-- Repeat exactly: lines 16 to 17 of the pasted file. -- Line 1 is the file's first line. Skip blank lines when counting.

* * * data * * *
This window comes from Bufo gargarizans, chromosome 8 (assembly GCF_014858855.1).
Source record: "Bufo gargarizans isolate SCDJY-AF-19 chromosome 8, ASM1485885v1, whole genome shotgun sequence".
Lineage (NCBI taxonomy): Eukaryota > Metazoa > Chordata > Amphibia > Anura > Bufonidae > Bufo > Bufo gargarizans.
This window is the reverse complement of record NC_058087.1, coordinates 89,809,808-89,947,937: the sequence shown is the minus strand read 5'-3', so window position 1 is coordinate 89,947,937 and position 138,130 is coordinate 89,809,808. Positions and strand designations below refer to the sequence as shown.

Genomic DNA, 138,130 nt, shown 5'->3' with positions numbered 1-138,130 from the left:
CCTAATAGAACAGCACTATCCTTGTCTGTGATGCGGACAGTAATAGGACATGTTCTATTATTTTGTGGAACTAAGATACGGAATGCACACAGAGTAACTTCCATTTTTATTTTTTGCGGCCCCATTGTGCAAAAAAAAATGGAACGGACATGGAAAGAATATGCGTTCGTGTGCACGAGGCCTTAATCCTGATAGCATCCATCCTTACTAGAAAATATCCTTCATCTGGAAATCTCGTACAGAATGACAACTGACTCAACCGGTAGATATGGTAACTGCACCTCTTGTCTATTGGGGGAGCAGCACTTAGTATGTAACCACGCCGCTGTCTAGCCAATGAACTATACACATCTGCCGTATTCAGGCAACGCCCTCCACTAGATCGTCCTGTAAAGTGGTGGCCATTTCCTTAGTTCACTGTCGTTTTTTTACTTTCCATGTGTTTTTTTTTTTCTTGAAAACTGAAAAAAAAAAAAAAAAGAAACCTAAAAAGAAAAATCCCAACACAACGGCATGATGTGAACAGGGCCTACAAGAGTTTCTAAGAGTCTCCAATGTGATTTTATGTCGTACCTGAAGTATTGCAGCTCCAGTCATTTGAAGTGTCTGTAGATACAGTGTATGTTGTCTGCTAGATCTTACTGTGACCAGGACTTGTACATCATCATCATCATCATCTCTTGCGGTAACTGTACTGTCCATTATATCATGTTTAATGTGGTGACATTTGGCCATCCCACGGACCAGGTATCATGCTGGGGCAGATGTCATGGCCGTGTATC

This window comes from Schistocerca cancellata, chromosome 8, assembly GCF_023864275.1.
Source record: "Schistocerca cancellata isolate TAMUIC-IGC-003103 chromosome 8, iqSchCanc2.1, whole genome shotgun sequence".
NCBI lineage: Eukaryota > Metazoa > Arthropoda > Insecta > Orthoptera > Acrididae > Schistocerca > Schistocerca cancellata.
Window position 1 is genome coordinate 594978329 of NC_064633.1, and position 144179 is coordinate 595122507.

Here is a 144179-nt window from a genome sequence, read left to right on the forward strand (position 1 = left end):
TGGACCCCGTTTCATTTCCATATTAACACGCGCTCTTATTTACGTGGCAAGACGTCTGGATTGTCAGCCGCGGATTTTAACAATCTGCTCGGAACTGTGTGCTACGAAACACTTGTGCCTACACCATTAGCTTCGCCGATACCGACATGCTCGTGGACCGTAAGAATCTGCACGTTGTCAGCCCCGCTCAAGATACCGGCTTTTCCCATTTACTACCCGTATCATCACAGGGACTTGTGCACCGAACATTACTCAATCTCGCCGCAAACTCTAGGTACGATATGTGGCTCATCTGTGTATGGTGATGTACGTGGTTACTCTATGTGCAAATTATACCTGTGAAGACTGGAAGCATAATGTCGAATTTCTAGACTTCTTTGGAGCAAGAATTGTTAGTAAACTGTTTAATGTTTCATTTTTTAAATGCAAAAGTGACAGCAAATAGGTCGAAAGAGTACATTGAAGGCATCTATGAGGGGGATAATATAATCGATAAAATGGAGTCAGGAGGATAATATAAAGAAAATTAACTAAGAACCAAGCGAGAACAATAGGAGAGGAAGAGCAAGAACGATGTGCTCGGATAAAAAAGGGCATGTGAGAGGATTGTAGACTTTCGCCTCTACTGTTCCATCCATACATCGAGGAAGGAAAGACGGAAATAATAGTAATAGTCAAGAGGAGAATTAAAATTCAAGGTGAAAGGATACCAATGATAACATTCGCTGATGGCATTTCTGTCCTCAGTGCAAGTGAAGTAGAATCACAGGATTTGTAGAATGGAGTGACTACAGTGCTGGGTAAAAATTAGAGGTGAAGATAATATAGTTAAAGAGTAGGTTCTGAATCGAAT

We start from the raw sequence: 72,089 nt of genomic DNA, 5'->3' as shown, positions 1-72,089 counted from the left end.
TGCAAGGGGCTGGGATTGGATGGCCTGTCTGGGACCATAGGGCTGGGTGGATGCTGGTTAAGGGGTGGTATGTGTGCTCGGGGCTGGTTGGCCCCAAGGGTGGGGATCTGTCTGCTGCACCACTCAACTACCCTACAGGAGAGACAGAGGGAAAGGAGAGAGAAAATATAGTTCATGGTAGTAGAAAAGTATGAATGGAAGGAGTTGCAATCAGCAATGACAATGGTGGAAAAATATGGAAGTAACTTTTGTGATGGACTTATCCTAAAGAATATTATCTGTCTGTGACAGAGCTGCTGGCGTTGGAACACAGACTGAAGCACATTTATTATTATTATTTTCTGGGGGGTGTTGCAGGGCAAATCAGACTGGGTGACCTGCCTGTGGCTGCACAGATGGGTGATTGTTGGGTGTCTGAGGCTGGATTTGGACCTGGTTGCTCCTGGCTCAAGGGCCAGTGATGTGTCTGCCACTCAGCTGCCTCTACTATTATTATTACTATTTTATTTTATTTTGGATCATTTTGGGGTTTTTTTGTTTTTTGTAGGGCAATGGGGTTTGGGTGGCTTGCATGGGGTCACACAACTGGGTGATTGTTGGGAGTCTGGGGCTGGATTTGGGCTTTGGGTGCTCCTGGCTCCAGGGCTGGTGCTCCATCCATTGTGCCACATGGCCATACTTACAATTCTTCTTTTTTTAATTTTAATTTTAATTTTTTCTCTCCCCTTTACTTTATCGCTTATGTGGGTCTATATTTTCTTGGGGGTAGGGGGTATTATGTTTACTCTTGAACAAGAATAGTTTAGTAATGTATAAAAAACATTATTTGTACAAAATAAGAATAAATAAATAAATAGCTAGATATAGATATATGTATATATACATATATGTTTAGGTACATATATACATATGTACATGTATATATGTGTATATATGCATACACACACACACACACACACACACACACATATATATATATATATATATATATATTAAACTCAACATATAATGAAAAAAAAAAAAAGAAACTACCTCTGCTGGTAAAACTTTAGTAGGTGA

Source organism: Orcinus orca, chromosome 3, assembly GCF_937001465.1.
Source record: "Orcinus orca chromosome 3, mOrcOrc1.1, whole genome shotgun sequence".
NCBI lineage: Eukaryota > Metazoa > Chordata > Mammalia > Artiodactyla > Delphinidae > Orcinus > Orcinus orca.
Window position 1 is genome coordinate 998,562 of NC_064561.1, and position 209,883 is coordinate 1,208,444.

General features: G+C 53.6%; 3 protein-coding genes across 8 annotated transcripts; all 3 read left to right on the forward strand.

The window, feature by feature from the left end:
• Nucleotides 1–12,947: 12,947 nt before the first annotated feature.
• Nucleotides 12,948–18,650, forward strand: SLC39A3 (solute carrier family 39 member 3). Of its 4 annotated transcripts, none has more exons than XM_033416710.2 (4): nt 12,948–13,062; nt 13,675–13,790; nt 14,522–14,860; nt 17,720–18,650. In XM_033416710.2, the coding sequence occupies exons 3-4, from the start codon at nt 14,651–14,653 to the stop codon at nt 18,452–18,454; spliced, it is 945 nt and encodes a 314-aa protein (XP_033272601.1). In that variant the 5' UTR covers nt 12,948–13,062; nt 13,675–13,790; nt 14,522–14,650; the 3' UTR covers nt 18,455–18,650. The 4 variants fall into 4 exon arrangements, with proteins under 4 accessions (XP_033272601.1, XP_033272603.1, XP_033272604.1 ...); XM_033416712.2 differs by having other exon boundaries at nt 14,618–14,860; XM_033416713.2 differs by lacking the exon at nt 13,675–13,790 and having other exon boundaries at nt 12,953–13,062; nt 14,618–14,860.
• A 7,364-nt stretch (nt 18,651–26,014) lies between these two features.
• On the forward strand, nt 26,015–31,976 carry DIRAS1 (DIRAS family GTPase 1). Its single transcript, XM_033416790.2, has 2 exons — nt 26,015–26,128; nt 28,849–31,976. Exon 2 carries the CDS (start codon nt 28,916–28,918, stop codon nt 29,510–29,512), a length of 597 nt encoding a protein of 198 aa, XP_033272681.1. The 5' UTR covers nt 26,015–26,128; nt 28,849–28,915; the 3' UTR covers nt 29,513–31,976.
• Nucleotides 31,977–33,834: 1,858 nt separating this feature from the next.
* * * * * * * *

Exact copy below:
Source record: "Orcinus orca chromosome 3, mOrcOrc1.1, whole genome shotgun sequence".
NCBI lineage: Eukaryota > Metazoa > Chordata > Mammalia > Artiodactyla > Delphinidae > Orcinus > Orcinus orca.